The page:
0

Which version is correct?

something is not implemented

or:

something not implemented

It describes the situation of missed feature in software

2
  • 3
    Error messages often do not use full sentences, but attempt to express an idea as tersely as possible. Omitting the verb-to-be is quite common in such contexts where terseness is valued (titles, headlines, text messages, error messages, etc). Feb 22 '17 at 14:29
  • So, the full form is "smth is not implemented", but "smth not implemented" accepted as a short form?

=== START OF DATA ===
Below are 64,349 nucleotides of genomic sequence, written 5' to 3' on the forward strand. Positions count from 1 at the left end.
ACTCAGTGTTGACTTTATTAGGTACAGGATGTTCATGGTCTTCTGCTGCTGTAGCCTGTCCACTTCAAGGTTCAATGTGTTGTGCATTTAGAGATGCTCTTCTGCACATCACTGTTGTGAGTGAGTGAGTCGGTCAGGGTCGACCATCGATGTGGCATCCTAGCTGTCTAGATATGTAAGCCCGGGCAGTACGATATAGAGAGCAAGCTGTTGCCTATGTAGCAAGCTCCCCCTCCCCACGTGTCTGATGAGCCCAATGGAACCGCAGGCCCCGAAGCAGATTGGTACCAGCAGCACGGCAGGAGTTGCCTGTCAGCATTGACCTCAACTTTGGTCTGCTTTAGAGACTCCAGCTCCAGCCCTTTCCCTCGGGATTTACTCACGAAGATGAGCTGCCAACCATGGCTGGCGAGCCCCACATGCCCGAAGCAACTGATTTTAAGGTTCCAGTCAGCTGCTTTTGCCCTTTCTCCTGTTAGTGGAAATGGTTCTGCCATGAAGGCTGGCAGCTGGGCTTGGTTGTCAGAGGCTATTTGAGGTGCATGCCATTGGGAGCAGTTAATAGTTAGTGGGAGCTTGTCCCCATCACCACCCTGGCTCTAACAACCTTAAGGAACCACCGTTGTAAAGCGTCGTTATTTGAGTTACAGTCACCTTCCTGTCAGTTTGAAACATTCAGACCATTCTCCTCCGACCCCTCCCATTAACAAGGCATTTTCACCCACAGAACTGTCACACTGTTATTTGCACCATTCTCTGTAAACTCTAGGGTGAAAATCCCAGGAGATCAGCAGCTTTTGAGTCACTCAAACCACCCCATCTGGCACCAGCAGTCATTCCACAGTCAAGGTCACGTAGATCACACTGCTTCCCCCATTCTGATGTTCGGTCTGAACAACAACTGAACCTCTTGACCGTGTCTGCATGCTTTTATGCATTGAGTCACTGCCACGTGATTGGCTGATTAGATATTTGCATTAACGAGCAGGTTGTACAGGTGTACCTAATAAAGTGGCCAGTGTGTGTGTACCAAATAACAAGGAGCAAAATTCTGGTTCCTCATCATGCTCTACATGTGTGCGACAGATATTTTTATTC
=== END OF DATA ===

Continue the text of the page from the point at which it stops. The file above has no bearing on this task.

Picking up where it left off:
– s-f
    Feb 22 '17 at 15:15
0

Building off @TRomano's comment: Both the short form or the long form can be used depending on context. If you are writing software and generating an error message or throwing an exception, the shorter form is acceptable. The 'to be' verb is usually dropped to keep the messages shorter.

In a more formal situation, such as if you were explaining in an email to a customer that the feature is not implemented, you would use the long form.

You must log in to answer this question.

Not the answer you're looking for? Browse other questions tagged .